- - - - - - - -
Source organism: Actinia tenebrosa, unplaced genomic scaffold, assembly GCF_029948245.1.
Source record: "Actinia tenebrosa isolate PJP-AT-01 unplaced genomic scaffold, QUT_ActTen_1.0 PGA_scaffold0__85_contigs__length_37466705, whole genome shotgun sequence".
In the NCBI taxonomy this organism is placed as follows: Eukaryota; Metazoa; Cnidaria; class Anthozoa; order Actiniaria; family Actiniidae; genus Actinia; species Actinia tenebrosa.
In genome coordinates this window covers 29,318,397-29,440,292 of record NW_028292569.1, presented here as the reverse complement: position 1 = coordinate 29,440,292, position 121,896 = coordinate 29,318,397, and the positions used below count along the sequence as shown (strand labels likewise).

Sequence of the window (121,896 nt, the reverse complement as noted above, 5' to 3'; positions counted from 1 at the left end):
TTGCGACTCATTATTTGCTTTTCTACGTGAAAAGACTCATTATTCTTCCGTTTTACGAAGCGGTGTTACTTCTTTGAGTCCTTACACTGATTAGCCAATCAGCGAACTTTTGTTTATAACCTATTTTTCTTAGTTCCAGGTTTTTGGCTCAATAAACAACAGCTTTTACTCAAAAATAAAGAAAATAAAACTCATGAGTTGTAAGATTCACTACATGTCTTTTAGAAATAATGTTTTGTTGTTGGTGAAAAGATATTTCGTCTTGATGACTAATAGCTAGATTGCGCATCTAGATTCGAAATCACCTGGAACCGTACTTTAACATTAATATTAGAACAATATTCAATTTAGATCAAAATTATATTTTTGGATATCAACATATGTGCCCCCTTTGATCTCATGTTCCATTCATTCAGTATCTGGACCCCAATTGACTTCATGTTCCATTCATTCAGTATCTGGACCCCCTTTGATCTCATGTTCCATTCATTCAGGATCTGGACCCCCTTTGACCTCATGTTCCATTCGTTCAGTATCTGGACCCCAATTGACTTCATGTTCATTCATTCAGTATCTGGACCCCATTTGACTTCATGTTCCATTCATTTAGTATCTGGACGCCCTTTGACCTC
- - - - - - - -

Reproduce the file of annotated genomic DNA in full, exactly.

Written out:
Source organism: Actinia tenebrosa, unplaced genomic scaffold, assembly GCF_029948245.1.
Source record: "Actinia tenebrosa isolate PJP-AT-01 unplaced genomic scaffold, QUT_ActTen_1.0 PGA_scaffold0__85_contigs__length_37466705, whole genome shotgun sequence".
In the NCBI taxonomy this organism is placed as follows: Eukaryota; Metazoa; Cnidaria; class Anthozoa; order Actiniaria; family Actiniidae; genus Actinia; species Actinia tenebrosa.
In genome coordinates this window covers 29,318,397-29,440,292 of record NW_028292569.1, presented here as the reverse complement: position 1 = coordinate 29,440,292, position 121,896 = coordinate 29,318,397, and the positions used below count along the sequence as shown (strand labels likewise).

Sequence of the window (121,896 nt, the reverse complement as noted above, 5' to 3'; positions counted from 1 at the left end):
TTGCGACTCATTATTTGCTTTTCTACGTGAAAAGACTCATTATTCTTCCGTTTTACGAAGCGGTGTTACTTCTTTGAGTCCTTACACTGATTAGCCAATCAGCGAACTTTTGTTTATAACCTATTTTTCTTAGTTCCAGGTTTTTGGCTCAATAAACAACAGCTTTTACTCAAAAATAAAGAAAATAAAACTCATGAGTTGTAAGATTCACTACATGTCTTTTAGAAATAATGTTTTGTTGTTGGTGAAAAGATATTTCGTCTTGATGACTAATAGCTAGATTGCGCATCTAGATTCGAAATCACCTGGAACCGTACTTTAACATTAATATTAGAACAATATTCAATTTAGATCAAAATTATATTTTTGGATATCAACATATGTGCCCCCTTTGATCTCATGTTCCATTCATTCAGTATCTGGACCCCAATTGACTTCATGTTCCATTCATTCAGTATCTGGACCCCCTTTGATCTCATGTTCCATTCATTCAGGATCTGGACCCCCTTTGACCTCATGTTCCATTCGTTCAGTATCTGGACCCCAATTGACTTCATGTTCATTCATTCAGTATCTGGACCCCATTTGACTTCATGTTCCATTCATTTAGTATCTGGACGCCCTTTGACCTC